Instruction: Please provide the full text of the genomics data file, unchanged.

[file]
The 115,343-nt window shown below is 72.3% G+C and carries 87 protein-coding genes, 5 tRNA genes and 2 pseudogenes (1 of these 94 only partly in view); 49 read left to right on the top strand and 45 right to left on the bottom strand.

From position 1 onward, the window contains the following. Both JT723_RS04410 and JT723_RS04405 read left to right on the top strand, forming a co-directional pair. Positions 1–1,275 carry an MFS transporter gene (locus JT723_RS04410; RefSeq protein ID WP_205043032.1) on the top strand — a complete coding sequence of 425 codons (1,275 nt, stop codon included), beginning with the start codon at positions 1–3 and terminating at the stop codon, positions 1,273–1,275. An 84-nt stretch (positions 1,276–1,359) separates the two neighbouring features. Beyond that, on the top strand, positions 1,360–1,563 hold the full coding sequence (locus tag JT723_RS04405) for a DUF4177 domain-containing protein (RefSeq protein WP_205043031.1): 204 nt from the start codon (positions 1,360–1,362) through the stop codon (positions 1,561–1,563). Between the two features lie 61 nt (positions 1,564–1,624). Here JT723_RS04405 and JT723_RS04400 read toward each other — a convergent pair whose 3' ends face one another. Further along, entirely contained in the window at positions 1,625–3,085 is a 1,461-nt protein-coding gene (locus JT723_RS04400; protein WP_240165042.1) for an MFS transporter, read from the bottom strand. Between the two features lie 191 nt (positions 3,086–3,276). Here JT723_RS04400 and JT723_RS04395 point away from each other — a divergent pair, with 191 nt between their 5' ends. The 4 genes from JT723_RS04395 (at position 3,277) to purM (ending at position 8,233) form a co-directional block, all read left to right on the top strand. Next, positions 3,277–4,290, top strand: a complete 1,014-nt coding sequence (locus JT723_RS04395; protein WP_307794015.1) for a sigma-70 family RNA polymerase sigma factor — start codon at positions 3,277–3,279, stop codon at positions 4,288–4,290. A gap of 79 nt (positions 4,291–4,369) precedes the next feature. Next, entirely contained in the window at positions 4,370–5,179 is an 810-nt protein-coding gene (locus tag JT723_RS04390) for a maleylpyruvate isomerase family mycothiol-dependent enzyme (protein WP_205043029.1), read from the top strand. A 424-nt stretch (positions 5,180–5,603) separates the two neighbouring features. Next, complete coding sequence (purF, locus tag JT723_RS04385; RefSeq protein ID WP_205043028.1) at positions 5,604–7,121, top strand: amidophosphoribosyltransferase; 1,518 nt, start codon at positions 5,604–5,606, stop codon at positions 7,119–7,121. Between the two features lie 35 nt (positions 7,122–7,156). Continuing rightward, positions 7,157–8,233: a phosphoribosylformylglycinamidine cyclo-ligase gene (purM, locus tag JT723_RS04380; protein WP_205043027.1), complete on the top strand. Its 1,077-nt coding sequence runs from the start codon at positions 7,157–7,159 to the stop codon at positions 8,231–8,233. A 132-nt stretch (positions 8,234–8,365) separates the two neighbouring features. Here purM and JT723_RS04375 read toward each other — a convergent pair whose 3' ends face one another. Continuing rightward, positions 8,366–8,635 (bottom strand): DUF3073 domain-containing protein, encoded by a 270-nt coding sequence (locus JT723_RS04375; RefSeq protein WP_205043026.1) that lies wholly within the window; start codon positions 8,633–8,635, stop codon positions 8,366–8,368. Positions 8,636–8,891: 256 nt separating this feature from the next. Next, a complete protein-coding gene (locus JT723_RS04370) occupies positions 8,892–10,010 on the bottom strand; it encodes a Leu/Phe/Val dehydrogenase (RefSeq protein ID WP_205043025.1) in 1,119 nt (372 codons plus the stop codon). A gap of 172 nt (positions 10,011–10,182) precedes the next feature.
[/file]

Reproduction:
The 115,343-nt window shown below is 72.3% G+C and carries 87 protein-coding genes, 5 tRNA genes and 2 pseudogenes (1 of these 94 only partly in view); 49 read left to right on the top strand and 45 right to left on the bottom strand.

From position 1 onward, the window contains the following. Both JT723_RS04410 and JT723_RS04405 read left to right on the top strand, forming a co-directional pair. Positions 1–1,275 carry an MFS transporter gene (locus JT723_RS04410; RefSeq protein ID WP_205043032.1) on the top strand — a complete coding sequence of 425 codons (1,275 nt, stop codon included), beginning with the start codon at positions 1–3 and terminating at the stop codon, positions 1,273–1,275. An 84-nt stretch (positions 1,276–1,359) separates the two neighbouring features. Beyond that, on the top strand, positions 1,360–1,563 hold the full coding sequence (locus tag JT723_RS04405) for a DUF4177 domain-containing protein (RefSeq protein WP_205043031.1): 204 nt from the start codon (positions 1,360–1,362) through the stop codon (positions 1,561–1,563). Between the two features lie 61 nt (positions 1,564–1,624). Here JT723_RS04405 and JT723_RS04400 read toward each other — a convergent pair whose 3' ends face one another. Further along, entirely contained in the window at positions 1,625–3,085 is a 1,461-nt protein-coding gene (locus JT723_RS04400; protein WP_240165042.1) for an MFS transporter, read from the bottom strand. Between the two features lie 191 nt (positions 3,086–3,276). Here JT723_RS04400 and JT723_RS04395 point away from each other — a divergent pair, with 191 nt between their 5' ends. The 4 genes from JT723_RS04395 (at position 3,277) to purM (ending at position 8,233) form a co-directional block, all read left to right on the top strand. Next, positions 3,277–4,290, top strand: a complete 1,014-nt coding sequence (locus JT723_RS04395; protein WP_307794015.1) for a sigma-70 family RNA polymerase sigma factor — start codon at positions 3,277–3,279, stop codon at positions 4,288–4,290. A gap of 79 nt (positions 4,291–4,369) precedes the next feature. Next, entirely contained in the window at positions 4,370–5,179 is an 810-nt protein-coding gene (locus tag JT723_RS04390) for a maleylpyruvate isomerase family mycothiol-dependent enzyme (protein WP_205043029.1), read from the top strand. A 424-nt stretch (positions 5,180–5,603) separates the two neighbouring features. Next, complete coding sequence (purF, locus tag JT723_RS04385; RefSeq protein ID WP_205043028.1) at positions 5,604–7,121, top strand: amidophosphoribosyltransferase; 1,518 nt, start codon at positions 5,604–5,606, stop codon at positions 7,119–7,121. Between the two features lie 35 nt (positions 7,122–7,156). Continuing rightward, positions 7,157–8,233: a phosphoribosylformylglycinamidine cyclo-ligase gene (purM, locus tag JT723_RS04380; protein WP_205043027.1), complete on the top strand. Its 1,077-nt coding sequence runs from the start codon at positions 7,157–7,159 to the stop codon at positions 8,231–8,233. A 132-nt stretch (positions 8,234–8,365) separates the two neighbouring features. Here purM and JT723_RS04375 read toward each other — a convergent pair whose 3' ends face one another. Continuing rightward, positions 8,366–8,635 (bottom strand): DUF3073 domain-containing protein, encoded by a 270-nt coding sequence (locus JT723_RS04375; RefSeq protein WP_205043026.1) that lies wholly within the window; start codon positions 8,633–8,635, stop codon positions 8,366–8,368. Positions 8,636–8,891: 256 nt separating this feature from the next. Next, a complete protein-coding gene (locus JT723_RS04370) occupies positions 8,892–10,010 on the bottom strand; it encodes a Leu/Phe/Val dehydrogenase (RefSeq protein ID WP_205043025.1) in 1,119 nt (372 codons plus the stop codon). A gap of 172 nt (positions 10,011–10,182) precedes the next feature.